This proposal is a request for partial financial support for a meeting on Molecular Chaperones and Stress Responses to be held from May 4 - 8, 2010 at Cold Spring Harbor Laboratory. This meeting is the premier international format for presentation of new results in this area, and is attended by representatives from virtually every major laboratory in the field. The explosion of new information on how the folded state of proteins is acquired and maintained in vivo and the involvement of this process in an increasing number of disease states and in normal aging guarantees the excitement of this meeting. Among the highlights of the meeting will be sessions devoted to: (1) Protein misfolding and disease, emphasizing the role of alternative folding pathways in protein biogenesis and lifecycle and mounting evidence for chaperone involvement in Alzheimer's Disease, polyglutamine diseases and the aging process (2) new structural and mechanistic information on some intensively studied chaperones, (3) the role of chaperones in diverse cellular transactions and the signal transduction pathways that integrate them, (4) the crosstalk between protein folding and proteolysis mediated by chaperones, (5) how the various protein folding and quality control systems in a cell function together to provide a robust protein folding environment and how the breakdown of such protein homeostasis (proteostasis) contributes to disease and normal aging, (6) the diverse protein quality control strategies used by a cell to ensure the integrity of the secretory pathway during times of protein folding stress. The field of heat shock proteins and molecular chaperones has grown rapidly and draws interest not only from traditional scientific disciplines in the basic sciences but also from numerous areas of biomedical research including neurodegenerative disease, infectious diseases, cancer, heart disease and aging. The meeting will include seven lecture and three poster sessions. The proposed sessions include: I- Chaperone Biochemistry &Protein Folding, II- Chaperone Function in Disease and Development, III- Diseases of Protein Misfolding IV- Quality Control &Protein Trafficking V- Evolution and Regulation of Protein Folding Machines, VI- Chaperones and Proteolysis, and VII- Manipulating Chaperone Networks and Protein Folding Pathways. Each session will consist of eight to nine oral presentations and will be chaired by an invited speaker. A maximum of two additional speakers will be pre-invited per session and the remainder will be selected from submitted abstracts. This balance of talks allows the meeting to feature presentations by leading scientists, to be responsive to exciting new developments, to encourage diverse participation and to recognize new investigators. The subsequent meetings (2012 and 2014) will follow a similar format and will include topics highly relevant to the current research at the time of the meeting.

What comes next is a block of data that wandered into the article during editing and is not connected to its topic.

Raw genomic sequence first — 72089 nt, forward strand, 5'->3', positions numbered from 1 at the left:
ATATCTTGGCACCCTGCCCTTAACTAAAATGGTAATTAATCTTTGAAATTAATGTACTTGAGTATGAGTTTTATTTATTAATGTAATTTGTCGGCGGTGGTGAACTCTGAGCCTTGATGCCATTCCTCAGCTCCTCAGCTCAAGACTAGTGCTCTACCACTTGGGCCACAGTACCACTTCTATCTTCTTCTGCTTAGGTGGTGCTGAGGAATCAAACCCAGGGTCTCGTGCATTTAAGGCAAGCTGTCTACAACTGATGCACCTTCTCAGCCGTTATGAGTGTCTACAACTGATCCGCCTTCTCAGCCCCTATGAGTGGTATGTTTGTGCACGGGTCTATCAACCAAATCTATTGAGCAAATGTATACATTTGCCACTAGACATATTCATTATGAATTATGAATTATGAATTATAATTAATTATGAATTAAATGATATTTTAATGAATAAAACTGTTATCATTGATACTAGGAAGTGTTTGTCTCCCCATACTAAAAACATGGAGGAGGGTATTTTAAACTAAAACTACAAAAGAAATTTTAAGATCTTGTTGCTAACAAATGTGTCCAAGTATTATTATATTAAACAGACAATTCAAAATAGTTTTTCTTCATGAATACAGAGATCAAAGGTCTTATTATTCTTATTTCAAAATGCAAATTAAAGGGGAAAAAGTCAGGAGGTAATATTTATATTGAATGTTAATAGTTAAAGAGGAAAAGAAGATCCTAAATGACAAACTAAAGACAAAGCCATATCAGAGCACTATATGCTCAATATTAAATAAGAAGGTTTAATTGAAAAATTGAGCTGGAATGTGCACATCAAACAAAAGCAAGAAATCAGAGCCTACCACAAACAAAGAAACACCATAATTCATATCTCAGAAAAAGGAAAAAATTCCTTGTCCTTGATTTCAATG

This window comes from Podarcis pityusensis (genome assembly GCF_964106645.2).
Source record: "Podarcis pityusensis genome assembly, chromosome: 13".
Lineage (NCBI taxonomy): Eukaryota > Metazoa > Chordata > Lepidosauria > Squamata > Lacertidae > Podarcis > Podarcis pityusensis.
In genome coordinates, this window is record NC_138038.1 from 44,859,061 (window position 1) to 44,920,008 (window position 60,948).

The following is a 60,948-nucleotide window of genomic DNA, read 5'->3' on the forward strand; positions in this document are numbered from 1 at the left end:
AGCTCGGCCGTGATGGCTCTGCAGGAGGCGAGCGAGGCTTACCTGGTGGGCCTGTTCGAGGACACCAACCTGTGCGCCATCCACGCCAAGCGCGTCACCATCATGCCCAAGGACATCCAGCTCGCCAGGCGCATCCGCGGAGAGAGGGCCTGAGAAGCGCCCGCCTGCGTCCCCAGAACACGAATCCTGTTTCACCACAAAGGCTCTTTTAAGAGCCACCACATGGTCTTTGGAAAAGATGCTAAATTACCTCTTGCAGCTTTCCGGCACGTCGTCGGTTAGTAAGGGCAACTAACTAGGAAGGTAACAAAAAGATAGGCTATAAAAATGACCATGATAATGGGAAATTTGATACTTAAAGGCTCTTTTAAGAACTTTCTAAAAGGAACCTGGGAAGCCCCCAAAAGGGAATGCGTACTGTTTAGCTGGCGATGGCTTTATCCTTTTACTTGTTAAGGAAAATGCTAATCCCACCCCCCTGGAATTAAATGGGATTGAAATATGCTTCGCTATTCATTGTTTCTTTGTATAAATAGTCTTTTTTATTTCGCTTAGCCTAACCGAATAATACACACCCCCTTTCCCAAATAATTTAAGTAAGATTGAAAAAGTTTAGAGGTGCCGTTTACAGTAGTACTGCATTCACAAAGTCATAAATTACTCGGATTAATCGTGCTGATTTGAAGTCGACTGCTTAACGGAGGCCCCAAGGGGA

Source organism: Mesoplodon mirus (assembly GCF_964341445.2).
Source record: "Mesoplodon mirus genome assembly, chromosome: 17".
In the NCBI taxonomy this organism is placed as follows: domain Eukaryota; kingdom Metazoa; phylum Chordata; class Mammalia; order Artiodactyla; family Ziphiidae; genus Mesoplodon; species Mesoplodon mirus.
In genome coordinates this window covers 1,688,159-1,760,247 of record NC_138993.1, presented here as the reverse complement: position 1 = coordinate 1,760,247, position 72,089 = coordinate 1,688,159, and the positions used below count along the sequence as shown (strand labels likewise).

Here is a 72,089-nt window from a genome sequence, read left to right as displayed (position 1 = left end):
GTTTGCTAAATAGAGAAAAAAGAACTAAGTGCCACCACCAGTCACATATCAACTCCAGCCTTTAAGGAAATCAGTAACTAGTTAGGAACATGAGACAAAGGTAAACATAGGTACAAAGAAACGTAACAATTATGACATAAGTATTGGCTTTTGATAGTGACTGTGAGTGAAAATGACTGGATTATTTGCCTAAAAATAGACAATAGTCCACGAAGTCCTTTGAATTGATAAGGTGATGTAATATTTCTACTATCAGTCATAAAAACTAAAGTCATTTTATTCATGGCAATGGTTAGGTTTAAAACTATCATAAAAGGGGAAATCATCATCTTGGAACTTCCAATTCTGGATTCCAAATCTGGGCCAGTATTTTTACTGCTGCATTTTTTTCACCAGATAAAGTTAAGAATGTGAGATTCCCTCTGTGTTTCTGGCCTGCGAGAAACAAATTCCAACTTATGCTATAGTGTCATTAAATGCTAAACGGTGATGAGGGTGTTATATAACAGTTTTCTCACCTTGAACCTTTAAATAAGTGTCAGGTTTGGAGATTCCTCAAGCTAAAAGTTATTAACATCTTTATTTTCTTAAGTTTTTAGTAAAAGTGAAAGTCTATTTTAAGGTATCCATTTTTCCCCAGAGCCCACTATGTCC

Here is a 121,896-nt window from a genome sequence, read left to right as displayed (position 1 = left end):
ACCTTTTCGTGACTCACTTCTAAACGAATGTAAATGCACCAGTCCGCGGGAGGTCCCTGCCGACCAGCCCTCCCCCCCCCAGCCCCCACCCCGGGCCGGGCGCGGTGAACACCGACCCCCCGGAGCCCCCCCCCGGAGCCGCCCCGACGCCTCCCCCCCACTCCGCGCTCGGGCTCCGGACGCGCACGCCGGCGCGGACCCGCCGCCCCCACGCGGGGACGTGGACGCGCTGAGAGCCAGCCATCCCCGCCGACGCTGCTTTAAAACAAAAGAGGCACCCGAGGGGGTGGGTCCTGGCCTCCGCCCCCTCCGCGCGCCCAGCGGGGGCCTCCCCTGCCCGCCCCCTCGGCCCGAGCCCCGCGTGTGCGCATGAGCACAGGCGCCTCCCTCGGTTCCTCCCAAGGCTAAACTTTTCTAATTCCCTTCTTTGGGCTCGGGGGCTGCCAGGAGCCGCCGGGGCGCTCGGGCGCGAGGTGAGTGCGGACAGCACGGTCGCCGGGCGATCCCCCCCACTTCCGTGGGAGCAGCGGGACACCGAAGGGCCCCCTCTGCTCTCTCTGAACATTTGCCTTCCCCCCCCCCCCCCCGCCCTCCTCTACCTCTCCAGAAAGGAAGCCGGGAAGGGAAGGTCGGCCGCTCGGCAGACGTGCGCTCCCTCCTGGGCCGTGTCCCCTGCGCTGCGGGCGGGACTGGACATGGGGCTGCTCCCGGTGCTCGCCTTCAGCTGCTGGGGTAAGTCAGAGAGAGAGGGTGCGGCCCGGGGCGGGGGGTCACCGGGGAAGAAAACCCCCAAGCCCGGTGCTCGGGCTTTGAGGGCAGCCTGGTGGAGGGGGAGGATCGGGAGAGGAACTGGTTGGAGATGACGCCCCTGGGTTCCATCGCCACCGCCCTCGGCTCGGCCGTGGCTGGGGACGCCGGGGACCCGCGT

Public Health Relevance

Proteins are composed of polymers of amino acids (or polypeptides) and execute essential tasks in all living organisms. Protein function is critically dependent on the folding of their constituent polypeptides into active three-dimensional objects and experimental evidence accumulated in the recent past has drawn attention to contribution that failure of this process (protein misfolding) makes to some of the most important diseases affecting humanity. The latter include common neurodegenerative disorders, such as Parkinson's disease and Alzheimer's disease, common metabolic disorders such as Diabetes Mellitus and a host of other conditions liked to the aging process. The Cold Spring Harbor Meeting on Molecular Chaperones and Stress Responses brings together experts in diverse aspects of protein folding and the cellular response to protein misfolding. As such it serves as the premier clearinghouse for ideas on how to eventually translate the basic discoveries in the area to future treatments of recalcitrant diseases.

National Institute of Health (NIH)
National Institute on Aging (NIA)
Conference (R13)
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National Institute on Aging Initial Review Group (NIA)
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Bhattacharyya, Partha
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Yale University
Public Health & Prev Medicine
Schools of Medicine
New Haven
United States
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